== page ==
Chad Stone is kind of a big deal. The Chief Economist at the Center of Budget and Policy Priorities recently discussed the October Jobs Report on Make It Plain with Mark Thompson. If your “economic knowledge” only stems from drooling over Olivia Munn’s financially savvy character in The Newsroom, you’re in luck. Stone keeps things simple. Here are some key takeaways from the report:

1.) Job creation rates are up, and unemployment rates are down.

“We’ve averaged 214,000 [jobs created] in October plus another 31,000 that got added to the previous two months – a total of 245,000. So we’re doing good on the job creation front,” Stone said. “We got a drop in the unemployment rate to 5.8 percent.”

2.) But, according to Stone, we are not yet in the clear from the Great Recession (yup, that’s a thing).

“We’ve already surpassed the previous level of payroll jobs at the start of the recession in December of 2007, so we’re doing well on that front – except for the fact that it’s been six years,” Stone said. “The population has grown and the potential labor force has grown, so we still have a ways to go to get back to a normal, high-employment labor market.

3.) The long-term unemployment struggle is real (and we don’t mean this ironically).

“Long-term unemployment is real. Almost a third of all the unemployed people have been looking for work for 27 weeks or more, a half year or longer. In many cases, much longer,” Stone said. “And these are people who are still actively looking for a job and counted as officially unemployed, as they haven’t been able to find one in at least six months. That’s 2.9 million people. It’s 1.9 percent of the labor force … It’s down, but it’s still, historically, a very high rate. We’ve never seen an unemployment rate stay so high for so long before.”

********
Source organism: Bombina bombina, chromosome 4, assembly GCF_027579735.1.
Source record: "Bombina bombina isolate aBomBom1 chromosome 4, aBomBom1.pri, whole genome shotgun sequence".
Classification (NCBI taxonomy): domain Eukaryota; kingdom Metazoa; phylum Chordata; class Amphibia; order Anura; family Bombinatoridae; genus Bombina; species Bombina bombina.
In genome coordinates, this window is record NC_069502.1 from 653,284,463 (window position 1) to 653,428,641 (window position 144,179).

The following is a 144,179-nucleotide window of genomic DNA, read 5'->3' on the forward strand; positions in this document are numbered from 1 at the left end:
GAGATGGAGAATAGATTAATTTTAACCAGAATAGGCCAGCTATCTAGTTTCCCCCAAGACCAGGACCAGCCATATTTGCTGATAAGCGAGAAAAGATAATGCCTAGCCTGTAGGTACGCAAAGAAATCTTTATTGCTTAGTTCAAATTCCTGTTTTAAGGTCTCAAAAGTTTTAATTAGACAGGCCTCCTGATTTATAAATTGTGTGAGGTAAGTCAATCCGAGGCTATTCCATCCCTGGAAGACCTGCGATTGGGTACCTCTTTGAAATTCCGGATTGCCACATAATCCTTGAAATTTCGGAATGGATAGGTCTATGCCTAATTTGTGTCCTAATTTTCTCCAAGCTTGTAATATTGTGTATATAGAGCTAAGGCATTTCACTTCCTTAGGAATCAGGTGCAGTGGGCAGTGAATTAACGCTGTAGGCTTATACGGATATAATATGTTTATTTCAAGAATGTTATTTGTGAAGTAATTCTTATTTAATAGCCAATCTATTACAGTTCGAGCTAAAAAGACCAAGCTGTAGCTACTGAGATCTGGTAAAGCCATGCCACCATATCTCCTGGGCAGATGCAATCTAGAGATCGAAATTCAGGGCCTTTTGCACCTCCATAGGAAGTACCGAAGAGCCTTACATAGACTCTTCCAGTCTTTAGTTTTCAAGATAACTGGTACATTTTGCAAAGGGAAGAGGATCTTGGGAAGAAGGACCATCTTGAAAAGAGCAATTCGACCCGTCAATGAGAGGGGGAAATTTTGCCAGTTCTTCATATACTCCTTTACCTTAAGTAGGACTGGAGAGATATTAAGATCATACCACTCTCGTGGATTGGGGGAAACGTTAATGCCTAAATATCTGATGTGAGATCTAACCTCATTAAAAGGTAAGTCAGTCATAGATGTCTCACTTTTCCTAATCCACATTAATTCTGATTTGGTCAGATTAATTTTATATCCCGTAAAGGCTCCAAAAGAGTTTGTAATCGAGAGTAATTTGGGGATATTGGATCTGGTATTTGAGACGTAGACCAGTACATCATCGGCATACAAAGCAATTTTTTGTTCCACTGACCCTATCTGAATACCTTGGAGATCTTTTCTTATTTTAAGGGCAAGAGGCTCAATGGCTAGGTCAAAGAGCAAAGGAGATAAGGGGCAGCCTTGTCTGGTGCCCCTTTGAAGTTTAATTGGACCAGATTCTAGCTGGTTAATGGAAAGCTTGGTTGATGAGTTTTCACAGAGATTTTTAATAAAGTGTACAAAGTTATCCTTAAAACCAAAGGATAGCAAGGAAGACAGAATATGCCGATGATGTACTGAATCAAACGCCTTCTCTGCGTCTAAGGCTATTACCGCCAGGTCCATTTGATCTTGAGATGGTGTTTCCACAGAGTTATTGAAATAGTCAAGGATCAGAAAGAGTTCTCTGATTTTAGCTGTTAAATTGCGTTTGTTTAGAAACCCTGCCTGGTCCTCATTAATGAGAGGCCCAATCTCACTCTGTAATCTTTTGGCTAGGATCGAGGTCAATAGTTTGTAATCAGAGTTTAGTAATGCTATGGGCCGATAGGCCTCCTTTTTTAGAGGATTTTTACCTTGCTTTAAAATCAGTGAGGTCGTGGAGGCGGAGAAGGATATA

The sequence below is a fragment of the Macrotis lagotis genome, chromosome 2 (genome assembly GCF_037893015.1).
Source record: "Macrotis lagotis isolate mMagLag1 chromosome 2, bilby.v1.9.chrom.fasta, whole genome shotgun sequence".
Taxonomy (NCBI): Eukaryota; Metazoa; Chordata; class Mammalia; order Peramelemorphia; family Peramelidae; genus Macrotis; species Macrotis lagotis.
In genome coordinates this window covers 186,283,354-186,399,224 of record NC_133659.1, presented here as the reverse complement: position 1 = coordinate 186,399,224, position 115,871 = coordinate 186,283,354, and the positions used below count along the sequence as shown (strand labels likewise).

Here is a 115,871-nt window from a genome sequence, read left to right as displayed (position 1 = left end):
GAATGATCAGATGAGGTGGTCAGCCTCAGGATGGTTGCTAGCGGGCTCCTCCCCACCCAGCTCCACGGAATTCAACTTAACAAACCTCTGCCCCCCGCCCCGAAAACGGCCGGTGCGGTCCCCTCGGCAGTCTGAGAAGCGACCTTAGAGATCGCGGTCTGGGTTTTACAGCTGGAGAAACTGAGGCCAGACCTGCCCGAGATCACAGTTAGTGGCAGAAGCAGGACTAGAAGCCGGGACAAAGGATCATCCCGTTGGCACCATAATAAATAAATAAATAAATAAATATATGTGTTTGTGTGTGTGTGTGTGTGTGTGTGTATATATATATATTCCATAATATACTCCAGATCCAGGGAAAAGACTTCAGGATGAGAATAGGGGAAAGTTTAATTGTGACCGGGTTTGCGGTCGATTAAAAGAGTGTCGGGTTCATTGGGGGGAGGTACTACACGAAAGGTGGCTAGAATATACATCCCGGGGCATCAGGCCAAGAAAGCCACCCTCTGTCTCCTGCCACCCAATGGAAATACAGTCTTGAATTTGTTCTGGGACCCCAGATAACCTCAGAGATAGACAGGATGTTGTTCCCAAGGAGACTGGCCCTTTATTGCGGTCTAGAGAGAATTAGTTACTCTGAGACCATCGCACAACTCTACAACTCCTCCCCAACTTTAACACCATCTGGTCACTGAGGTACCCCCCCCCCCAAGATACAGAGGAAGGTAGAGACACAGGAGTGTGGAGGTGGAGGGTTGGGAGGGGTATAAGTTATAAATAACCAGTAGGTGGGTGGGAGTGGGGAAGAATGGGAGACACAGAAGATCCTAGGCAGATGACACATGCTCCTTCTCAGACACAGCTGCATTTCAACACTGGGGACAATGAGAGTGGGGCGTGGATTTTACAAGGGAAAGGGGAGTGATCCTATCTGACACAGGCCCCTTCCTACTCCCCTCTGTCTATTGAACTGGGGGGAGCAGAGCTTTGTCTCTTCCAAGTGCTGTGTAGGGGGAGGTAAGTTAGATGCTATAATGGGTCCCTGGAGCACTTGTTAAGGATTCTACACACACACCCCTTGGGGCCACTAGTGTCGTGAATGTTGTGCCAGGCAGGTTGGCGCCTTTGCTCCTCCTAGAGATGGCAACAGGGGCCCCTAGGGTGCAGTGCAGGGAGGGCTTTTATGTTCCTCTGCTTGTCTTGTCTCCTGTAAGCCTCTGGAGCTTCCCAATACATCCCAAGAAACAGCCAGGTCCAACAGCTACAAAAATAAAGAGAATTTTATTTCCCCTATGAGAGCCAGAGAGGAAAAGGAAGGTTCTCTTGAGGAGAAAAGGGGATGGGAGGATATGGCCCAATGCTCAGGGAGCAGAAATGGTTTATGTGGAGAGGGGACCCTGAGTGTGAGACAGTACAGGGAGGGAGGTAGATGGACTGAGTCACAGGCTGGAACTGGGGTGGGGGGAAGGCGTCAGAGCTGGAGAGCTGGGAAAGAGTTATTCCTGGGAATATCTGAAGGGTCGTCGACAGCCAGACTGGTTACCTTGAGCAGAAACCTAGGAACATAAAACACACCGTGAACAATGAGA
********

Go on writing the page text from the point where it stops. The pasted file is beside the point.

4.) Demographics play a role in the current state of the labor force participation rate (e.g. the number of people working or actively looking for work).

“We’re in a period now where the beginning of the baby boom generation is starting to retire or to reduce its labor force participation as a normal course of life experience,” Stone said. “But on top of that, the recession knocks people out of the labor force, and they have only been coming back slowly … Although October was good, [the labor force participation rate] was at a level we last saw prior to this recession back in the 1970s.”

5.) Average hourly earnings (aka wages) increased slightly in October.

“When unemployment was really high, the most important thing was ‘Are people getting jobs?'” Stone said. “Now that unemployment is going down, we’ve moved to the question of ‘Are they getting good jobs with decent wages?’ And we have a long way to go on that front.”

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“Make It Plain,” hosted by Matsimela Mapfumo-Mark Thompson, is a political, human rights, and breaking news program which airs on Sirius XM Progress 127, M-F, 6-9p ET. Follow us on

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